A really fun and rightfully famous cultivar. Celery green leaves are tipped in black. Very dramatic and the kind of contrast that makes a plant stand out. Rosettes are 4″ across and offsets are produced constantly. Very pretty dense small scale ground cover. Rich, well drained soil with regular summer irrigation. Deals with drought by shrinking. They rehydrate with the first rains. They look better and grow faster with water. Excellent in containers, crevice gardens, rock gardens, rock walls, troughs. I’ve never seen this variety bloom but I assume the flowers would be red or white…doesn’t matter thats not the point. Detach babies and give to neighbors with the official name. Increases its specialness, impresses the neighbor. This would be a good variety for a living wall.
Probably the best standard red Sempervivum. Its been around forever and its a good cultivar. Given rich soil that drains well but is enriched with fertilizer a single rosette can swell to 6″ wide. its impressive. So fertilize your Hens and Chicks and turn up the scale. Forms prodigious offsets quickly. These can be stuck in the soil wherever you can’t get enough of Sempervivum ‘Saturn’. Full sun give the best color red as well as a bit of stress. Red persists through winter which is useful for winter containers. Makes a good small scale ground cover that is dense enough to suppress weeds. Don’t try to cover an area more than a few square feet. This plant doesn’t do that. Living walls, crevice gardens, rock gardens, rock walls. Hot slopes. Drought stressed plants don’t die they shrink and plump back up quickly with irrigation. Pink flowers in summer.
I’m the one doing the descriptions so I get to choose which is my favorite. And this is my favorite ‘Hens and Chick’. Soft and downy with fine hairs that cover the entire rosette. Dove gray to pink coloration changes little throughout the years. To 3″ across it quickly multiplies to form colonies in rich to average soil in full sun to part shade. Regular summer water enhances the appearance as well as initiates faster growth. Rock walls, slopes, containers. Very easy to grow. Light pink flowers appear at the tips of 6″ stems spring-autumn. Soft and cuddly.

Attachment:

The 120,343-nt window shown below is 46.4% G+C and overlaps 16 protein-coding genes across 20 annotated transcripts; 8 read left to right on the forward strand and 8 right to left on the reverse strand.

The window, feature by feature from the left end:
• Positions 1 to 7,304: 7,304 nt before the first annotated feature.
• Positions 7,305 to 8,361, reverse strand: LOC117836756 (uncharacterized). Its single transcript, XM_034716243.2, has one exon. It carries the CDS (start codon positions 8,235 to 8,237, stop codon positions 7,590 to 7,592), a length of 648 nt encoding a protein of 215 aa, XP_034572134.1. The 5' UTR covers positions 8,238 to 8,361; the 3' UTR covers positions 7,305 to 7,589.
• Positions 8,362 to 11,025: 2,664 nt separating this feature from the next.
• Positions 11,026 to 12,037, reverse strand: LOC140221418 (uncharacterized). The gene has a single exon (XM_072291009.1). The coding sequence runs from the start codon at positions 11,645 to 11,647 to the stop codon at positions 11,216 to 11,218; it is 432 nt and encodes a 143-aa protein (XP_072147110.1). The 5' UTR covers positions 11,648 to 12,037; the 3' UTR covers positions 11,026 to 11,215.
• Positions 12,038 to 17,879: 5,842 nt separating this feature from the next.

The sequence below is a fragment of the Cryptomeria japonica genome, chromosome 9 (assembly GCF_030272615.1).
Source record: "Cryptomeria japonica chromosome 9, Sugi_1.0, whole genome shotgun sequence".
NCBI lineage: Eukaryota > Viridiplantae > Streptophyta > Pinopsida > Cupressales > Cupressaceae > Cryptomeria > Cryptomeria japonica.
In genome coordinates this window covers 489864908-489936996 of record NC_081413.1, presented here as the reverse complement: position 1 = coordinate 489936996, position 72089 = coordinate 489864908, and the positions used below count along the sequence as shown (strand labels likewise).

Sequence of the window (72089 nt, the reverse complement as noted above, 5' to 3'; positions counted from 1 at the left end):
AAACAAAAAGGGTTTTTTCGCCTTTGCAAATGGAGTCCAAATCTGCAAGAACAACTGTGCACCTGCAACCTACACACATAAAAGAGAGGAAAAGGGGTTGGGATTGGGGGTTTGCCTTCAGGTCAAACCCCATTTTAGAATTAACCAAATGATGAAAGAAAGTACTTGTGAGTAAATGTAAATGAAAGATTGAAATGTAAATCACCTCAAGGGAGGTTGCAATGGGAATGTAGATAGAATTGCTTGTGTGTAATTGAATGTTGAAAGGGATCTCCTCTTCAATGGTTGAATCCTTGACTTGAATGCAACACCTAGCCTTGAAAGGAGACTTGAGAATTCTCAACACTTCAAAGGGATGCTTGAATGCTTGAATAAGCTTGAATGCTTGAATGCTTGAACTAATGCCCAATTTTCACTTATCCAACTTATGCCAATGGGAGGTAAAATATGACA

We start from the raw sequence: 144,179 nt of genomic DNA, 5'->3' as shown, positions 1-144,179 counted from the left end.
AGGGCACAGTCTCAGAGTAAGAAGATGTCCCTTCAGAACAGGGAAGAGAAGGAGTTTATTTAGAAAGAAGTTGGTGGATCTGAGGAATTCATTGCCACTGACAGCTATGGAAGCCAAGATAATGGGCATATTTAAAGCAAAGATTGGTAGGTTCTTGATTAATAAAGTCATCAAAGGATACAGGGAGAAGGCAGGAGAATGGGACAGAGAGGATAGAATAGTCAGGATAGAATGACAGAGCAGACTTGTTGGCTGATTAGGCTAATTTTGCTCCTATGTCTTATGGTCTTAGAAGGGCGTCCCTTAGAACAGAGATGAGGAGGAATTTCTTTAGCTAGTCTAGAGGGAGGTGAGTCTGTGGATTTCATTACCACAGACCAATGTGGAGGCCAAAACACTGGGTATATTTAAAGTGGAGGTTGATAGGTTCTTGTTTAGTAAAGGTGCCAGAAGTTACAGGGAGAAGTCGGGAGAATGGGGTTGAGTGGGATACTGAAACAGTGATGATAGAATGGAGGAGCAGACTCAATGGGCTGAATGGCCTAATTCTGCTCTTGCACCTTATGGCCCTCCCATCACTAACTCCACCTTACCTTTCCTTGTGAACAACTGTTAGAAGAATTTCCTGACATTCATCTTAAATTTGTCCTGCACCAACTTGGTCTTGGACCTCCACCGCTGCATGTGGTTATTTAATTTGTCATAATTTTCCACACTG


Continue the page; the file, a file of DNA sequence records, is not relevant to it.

Collectively this handsome Hens and chicks is one of our favorites. Soft pink to lavender and tipped with purple in cold weather. Nice. Large rosettes to 5″ across when happy. Boisterous multiplier and forming large colonies quickly. Rich, well drained soil with regular water to keep up appearances. Containers, rock walls, rock gardens, as a small scale weed smothering ground cover. Full sun to light shade. Even dry shade when established. Detach the babies and give them to a friend. Or chuck them at a Trump voter. Pretty plant. High deer resistance.
RED Robin! Thats how we remember the name of this snappy Hens and Chicks. Tightly growing leaves in a medium sized rosette to 3″ across. The interior of the leaves are bright red with green leaf tips. Multiplies quickly. Retains these bright colors well throughout the year- where as some can become rather dull in winter. Spring – Autumn it may shoot up a 5″ spike bearing pink/red flowers. The rosette then dies but there are so many offsets that you would never know. Move them around the garden like furniture. Easy. Give them to friends, knock squirrels out of the tree with them. Fun to grow. Interact with your sempervivums and all will be good. Full sun and regular summer water to remain vigorous and bright and showy.
Cob webs cover this adorable and fast multiplying Hens and chicks. The hairy webbing is a successful strategy to stop transpiration of liquid from the leaves and cool the surface as well. 2″ wide rosettes create many offsets in a short amount of time. It makes a good small scale ground cover From spring to autumn it may produce a 5″ stem directly from the center of the rosette and bear rows of rosy pink flowers. That rosette then dies but it produces prodigious amounts of babies. Full sun to part shade in enriched, well drained soil with light summer irrigation. Without irrigation it will survive but shrink. Containers, rock gardens, gravel gardens. Good appearance year round.